The function of a healthy kidney is to remove naturally occurring and foreign toxins from the bloodstream and eject them from the body via urination. A healthy kidney is made up of three major structure: the cortex, the medulla, and the pelvis. The cortex is the largest part of the kidney, and makes up the entire outer area. This area is filled with capillaries that control the fluid interchange function of the kidneys; fluids that have had their toxins removed are passed through here in order to be reabsorbed back into the blood stream by the medulla.
Renal cortical hypoplasia is a disease in which the cortex of the kidneys is improperly developed. The natural result is that proper filtration of toxins from the bloodstream cannot be carried out and over time, renal failure is inevitable.
Renal cortical hypoplasia is diagnosed only after an extensive series of ultrasound and contrast radiographs. Even so, there are certain clinical signs that you can be on the lookout for if you suspect that your dog is suffering from this disease. This include an increased thirst and urination. This might seem counterintuitive - one might well ask why a dog with improperly functioning kidneys would urinate more rather than less. The answer is simply that the increased urination goes hand in hand with the increased thirst and even though more urine is passing out of the body, it's not carrying any of the toxins out of the bloodstream with it, so it is not indicative of a properly functioning kidney. In addition, lethargy and resistance to usual activity are common signs. Generally, a veterinarian will need to get both blood and urine samples to make a completely accurate diagnosis of renal cortical hypoplasia.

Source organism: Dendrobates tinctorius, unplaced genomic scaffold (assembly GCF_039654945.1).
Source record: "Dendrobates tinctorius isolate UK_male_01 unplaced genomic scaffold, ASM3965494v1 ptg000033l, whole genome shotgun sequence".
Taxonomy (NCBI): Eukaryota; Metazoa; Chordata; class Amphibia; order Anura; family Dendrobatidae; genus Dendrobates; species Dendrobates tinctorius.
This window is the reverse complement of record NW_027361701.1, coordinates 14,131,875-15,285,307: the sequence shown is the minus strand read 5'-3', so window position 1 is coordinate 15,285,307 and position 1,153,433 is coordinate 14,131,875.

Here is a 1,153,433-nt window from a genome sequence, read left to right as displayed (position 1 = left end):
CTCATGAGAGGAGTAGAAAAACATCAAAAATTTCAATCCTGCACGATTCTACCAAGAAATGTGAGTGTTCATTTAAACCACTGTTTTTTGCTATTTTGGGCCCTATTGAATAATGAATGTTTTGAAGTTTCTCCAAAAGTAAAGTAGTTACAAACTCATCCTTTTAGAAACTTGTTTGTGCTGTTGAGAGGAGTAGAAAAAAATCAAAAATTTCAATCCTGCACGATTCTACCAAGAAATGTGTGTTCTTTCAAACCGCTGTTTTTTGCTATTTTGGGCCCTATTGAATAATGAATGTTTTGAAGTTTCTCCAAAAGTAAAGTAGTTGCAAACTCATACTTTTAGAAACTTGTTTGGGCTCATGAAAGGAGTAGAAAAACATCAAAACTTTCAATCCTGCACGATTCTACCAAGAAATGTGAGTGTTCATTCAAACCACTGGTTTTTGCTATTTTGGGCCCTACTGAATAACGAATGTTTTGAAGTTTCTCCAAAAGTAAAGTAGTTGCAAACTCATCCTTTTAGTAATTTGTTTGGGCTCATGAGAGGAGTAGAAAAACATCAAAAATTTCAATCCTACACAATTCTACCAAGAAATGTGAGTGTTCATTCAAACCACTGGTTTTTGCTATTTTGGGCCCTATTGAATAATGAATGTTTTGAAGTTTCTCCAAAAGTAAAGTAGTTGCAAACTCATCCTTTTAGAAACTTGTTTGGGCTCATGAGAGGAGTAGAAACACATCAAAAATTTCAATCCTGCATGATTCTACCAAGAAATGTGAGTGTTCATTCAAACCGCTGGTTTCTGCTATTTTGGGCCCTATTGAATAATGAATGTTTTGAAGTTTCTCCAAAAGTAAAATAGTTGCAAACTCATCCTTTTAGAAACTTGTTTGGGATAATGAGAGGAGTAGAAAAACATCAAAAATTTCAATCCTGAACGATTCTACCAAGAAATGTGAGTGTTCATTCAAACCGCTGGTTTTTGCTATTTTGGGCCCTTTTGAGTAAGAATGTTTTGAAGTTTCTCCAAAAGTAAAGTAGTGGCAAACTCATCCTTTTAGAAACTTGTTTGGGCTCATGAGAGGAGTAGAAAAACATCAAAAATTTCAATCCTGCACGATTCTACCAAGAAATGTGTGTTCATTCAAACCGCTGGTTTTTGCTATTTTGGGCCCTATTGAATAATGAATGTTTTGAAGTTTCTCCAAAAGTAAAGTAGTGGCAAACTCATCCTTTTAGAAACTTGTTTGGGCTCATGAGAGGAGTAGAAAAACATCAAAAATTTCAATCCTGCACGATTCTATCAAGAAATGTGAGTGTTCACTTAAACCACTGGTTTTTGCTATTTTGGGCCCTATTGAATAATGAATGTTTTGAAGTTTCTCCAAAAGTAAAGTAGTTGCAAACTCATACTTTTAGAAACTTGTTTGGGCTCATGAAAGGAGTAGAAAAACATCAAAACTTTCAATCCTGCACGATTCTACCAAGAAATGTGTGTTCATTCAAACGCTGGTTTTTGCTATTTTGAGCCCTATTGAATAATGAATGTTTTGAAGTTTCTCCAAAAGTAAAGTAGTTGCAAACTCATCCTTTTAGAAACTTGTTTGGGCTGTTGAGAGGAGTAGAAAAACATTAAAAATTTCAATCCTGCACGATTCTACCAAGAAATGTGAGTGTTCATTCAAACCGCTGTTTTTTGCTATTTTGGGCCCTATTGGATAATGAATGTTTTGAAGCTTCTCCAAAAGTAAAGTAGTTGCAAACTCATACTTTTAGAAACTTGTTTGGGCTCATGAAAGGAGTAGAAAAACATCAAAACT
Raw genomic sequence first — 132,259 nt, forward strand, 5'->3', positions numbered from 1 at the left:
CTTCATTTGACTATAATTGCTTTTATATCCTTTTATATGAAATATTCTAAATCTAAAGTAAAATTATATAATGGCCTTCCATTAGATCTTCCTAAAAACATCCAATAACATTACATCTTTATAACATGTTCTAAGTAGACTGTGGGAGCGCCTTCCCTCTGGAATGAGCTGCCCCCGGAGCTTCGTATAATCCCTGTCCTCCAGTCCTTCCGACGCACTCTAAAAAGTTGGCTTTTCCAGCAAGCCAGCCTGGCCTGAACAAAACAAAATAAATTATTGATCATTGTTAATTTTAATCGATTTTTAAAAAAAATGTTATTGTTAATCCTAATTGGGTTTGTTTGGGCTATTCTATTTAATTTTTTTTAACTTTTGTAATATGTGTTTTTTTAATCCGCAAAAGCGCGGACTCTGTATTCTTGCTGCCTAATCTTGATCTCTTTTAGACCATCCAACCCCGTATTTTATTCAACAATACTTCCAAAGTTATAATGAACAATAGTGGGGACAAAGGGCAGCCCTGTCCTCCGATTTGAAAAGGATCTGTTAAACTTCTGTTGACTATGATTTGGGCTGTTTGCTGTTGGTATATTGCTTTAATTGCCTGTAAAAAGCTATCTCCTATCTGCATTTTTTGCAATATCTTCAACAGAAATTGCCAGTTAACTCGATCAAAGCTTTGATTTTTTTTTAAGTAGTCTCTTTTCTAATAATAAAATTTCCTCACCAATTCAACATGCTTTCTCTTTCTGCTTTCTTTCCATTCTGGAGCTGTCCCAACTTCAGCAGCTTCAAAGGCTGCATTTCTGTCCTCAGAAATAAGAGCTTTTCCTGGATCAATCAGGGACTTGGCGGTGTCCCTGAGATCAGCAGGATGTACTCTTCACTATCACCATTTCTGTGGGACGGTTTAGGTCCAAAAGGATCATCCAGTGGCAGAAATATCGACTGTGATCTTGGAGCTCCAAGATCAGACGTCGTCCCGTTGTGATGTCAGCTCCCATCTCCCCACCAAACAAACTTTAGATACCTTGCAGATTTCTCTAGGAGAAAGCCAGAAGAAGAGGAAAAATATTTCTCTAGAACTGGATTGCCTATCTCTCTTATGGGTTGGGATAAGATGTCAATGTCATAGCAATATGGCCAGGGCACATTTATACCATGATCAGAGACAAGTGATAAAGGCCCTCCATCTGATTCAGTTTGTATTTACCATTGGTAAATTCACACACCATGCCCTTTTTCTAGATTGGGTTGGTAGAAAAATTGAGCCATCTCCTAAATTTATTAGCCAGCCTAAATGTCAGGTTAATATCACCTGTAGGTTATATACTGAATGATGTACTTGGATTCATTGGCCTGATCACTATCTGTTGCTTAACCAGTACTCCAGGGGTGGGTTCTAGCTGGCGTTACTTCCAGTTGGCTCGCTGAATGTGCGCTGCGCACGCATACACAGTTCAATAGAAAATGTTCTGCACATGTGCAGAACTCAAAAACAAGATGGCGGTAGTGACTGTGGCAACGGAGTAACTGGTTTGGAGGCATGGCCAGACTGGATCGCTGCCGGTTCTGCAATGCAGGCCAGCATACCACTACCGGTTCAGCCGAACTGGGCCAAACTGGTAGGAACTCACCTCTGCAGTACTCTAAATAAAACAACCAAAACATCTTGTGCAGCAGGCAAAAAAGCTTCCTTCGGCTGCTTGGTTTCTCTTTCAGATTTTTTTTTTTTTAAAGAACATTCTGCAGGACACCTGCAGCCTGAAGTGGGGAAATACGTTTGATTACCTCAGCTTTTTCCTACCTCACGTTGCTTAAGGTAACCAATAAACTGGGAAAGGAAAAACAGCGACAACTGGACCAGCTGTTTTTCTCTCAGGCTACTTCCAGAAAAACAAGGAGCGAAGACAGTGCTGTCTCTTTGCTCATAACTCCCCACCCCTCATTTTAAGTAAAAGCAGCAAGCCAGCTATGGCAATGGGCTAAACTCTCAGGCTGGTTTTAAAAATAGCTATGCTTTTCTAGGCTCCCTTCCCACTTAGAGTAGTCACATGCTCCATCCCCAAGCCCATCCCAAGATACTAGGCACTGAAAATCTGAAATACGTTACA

It's important to remember that there is no cure for renal cortical hypoplasia. It is a progressive disease that once started, will only get worse over time. There are plenty of steps you can take, however, to make your dog more comfortable during the duration of this disease. Firstly, giving him or her plenty of clean fresh water will help to prevent the common problem of dehydration. Ensuring that he or she gets ample exercise and attention will also forestall other complications such as obesity and depression that can quicken the onset of the disease. It's unlikely that your dog will readily go along with your attempts to exercise him or her, but in the end, the perseverance required is well worth it. Ultimately, however, it must be accepted that the disease is fatal and renal failure will eventually occur.
Renal cortical hypoplasia is a genetically inherited disease and so dogs that suffer from it or have close family members who do should not be used to breed.